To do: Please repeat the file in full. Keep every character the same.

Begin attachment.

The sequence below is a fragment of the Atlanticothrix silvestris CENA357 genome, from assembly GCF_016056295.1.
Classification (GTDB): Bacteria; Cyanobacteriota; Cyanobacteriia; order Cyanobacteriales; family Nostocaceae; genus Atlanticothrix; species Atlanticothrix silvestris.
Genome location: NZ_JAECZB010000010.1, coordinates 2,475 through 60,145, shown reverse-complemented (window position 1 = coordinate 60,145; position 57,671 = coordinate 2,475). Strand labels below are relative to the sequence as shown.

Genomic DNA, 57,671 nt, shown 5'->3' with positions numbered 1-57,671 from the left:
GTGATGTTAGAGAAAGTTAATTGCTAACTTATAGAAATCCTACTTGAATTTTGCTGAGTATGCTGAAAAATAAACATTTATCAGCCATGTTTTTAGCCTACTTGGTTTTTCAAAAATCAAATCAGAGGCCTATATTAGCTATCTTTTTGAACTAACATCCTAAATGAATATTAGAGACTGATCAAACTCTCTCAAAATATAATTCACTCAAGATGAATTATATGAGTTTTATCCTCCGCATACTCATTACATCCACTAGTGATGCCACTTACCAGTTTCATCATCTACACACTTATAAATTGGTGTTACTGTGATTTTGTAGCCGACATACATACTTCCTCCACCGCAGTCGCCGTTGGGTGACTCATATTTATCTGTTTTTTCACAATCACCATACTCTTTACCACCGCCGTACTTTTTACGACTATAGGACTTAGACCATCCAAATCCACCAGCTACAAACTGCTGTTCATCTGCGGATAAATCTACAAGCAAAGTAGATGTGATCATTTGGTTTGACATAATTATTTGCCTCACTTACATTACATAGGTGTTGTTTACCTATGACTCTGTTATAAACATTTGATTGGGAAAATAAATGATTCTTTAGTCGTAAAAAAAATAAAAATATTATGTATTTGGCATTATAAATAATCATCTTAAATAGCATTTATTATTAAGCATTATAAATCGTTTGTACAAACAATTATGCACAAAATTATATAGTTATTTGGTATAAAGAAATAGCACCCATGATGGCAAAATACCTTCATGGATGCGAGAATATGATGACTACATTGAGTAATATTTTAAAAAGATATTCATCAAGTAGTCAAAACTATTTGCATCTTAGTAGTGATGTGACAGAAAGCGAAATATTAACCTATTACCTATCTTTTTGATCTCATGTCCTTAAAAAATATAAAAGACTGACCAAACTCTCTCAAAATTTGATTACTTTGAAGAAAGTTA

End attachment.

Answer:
The sequence below is a fragment of the Atlanticothrix silvestris CENA357 genome, from assembly GCF_016056295.1.
Classification (GTDB): Bacteria; Cyanobacteriota; Cyanobacteriia; order Cyanobacteriales; family Nostocaceae; genus Atlanticothrix; species Atlanticothrix silvestris.
Genome location: NZ_JAECZB010000010.1, coordinates 2,475 through 60,145, shown reverse-complemented (window position 1 = coordinate 60,145; position 57,671 = coordinate 2,475). Strand labels below are relative to the sequence as shown.

Genomic DNA, 57,671 nt, shown 5'->3' with positions numbered 1-57,671 from the left:
GTGATGTTAGAGAAAGTTAATTGCTAACTTATAGAAATCCTACTTGAATTTTGCTGAGTATGCTGAAAAATAAACATTTATCAGCCATGTTTTTAGCCTACTTGGTTTTTCAAAAATCAAATCAGAGGCCTATATTAGCTATCTTTTTGAACTAACATCCTAAATGAATATTAGAGACTGATCAAACTCTCTCAAAATATAATTCACTCAAGATGAATTATATGAGTTTTATCCTCCGCATACTCATTACATCCACTAGTGATGCCACTTACCAGTTTCATCATCTACACACTTATAAATTGGTGTTACTGTGATTTTGTAGCCGACATACATACTTCCTCCACCGCAGTCGCCGTTGGGTGACTCATATTTATCTGTTTTTTCACAATCACCATACTCTTTACCACCGCCGTACTTTTTACGACTATAGGACTTAGACCATCCAAATCCACCAGCTACAAACTGCTGTTCATCTGCGGATAAATCTACAAGCAAAGTAGATGTGATCATTTGGTTTGACATAATTATTTGCCTCACTTACATTACATAGGTGTTGTTTACCTATGACTCTGTTATAAACATTTGATTGGGAAAATAAATGATTCTTTAGTCGTAAAAAAAATAAAAATATTATGTATTTGGCATTATAAATAATCATCTTAAATAGCATTTATTATTAAGCATTATAAATCGTTTGTACAAACAATTATGCACAAAATTATATAGTTATTTGGTATAAAGAAATAGCACCCATGATGGCAAAATACCTTCATGGATGCGAGAATATGATGACTACATTGAGTAATATTTTAAAAAGATATTCATCAAGTAGTCAAAACTATTTGCATCTTAGTAGTGATGTGACAGAAAGCGAAATATTAACCTATTACCTATCTTTTTGATCTCATGTCCTTAAAAAATATAAAAGACTGACCAAACTCTCTCAAAATTTGATTACTTTGAAGAAAGTTA